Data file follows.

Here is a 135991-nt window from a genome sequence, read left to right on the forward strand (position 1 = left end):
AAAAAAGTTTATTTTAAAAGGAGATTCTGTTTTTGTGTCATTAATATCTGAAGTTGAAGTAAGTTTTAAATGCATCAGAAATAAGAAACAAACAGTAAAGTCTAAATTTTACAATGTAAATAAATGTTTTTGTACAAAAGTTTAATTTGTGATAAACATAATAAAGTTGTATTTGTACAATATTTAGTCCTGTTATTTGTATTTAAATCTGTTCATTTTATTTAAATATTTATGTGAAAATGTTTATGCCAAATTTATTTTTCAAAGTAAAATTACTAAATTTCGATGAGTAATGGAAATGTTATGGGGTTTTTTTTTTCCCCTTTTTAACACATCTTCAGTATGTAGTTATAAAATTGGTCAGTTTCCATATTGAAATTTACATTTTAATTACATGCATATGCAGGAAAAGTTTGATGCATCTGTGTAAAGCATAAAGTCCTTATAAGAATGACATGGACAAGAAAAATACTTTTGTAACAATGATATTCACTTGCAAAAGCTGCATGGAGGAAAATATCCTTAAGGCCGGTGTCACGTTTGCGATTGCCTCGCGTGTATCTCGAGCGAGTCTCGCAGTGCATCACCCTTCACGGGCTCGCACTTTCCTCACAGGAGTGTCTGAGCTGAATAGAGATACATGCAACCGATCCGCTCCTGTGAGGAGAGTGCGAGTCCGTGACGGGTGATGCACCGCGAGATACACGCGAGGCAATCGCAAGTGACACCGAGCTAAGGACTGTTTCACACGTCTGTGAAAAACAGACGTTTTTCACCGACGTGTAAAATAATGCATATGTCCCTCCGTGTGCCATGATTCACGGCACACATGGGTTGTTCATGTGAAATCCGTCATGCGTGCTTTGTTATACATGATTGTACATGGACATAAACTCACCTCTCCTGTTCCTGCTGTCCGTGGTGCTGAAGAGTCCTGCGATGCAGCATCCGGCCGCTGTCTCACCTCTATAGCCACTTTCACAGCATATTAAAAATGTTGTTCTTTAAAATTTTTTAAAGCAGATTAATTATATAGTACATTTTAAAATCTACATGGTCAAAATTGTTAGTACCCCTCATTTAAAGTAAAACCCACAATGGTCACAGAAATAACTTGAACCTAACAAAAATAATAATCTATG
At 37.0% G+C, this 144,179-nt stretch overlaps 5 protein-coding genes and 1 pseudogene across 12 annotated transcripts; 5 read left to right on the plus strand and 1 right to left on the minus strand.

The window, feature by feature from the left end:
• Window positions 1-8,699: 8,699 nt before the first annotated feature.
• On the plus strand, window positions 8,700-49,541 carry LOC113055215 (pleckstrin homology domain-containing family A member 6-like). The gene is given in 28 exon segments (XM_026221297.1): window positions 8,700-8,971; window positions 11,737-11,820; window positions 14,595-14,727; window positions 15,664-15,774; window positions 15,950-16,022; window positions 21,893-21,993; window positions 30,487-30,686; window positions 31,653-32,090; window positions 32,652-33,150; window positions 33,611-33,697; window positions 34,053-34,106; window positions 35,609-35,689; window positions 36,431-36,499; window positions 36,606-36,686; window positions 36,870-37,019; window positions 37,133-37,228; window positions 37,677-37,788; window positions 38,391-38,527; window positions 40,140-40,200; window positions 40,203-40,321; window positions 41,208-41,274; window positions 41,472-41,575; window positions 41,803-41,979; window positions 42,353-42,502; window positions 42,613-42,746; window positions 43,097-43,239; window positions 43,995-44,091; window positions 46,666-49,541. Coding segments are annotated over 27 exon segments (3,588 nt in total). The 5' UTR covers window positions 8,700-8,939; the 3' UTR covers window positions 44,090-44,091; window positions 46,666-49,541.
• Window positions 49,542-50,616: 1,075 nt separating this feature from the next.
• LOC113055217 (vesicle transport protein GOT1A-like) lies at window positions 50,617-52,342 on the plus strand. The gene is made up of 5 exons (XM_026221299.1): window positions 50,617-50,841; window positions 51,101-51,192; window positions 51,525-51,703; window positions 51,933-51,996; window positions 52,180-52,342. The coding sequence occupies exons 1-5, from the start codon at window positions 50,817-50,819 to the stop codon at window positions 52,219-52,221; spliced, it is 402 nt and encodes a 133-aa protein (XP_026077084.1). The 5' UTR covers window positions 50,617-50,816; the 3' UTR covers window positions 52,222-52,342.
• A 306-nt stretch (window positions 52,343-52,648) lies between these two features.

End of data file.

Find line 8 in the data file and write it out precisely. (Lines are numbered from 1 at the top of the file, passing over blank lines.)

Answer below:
• LOC113055217 (vesicle transport protein GOT1A-like) lies at window positions 50,617-52,342 on the plus strand. The gene is made up of 5 exons (XM_026221299.1): window positions 50,617-50,841; window positions 51,101-51,192; window positions 51,525-51,703; window positions 51,933-51,996; window positions 52,180-52,342. The coding sequence occupies exons 1-5, from the start codon at window positions 50,817-50,819 to the stop codon at window positions 52,219-52,221; spliced, it is 402 nt and encodes a 133-aa protein (XP_026077084.1). The 5' UTR covers window positions 50,617-50,816; the 3' UTR covers window positions 52,222-52,342.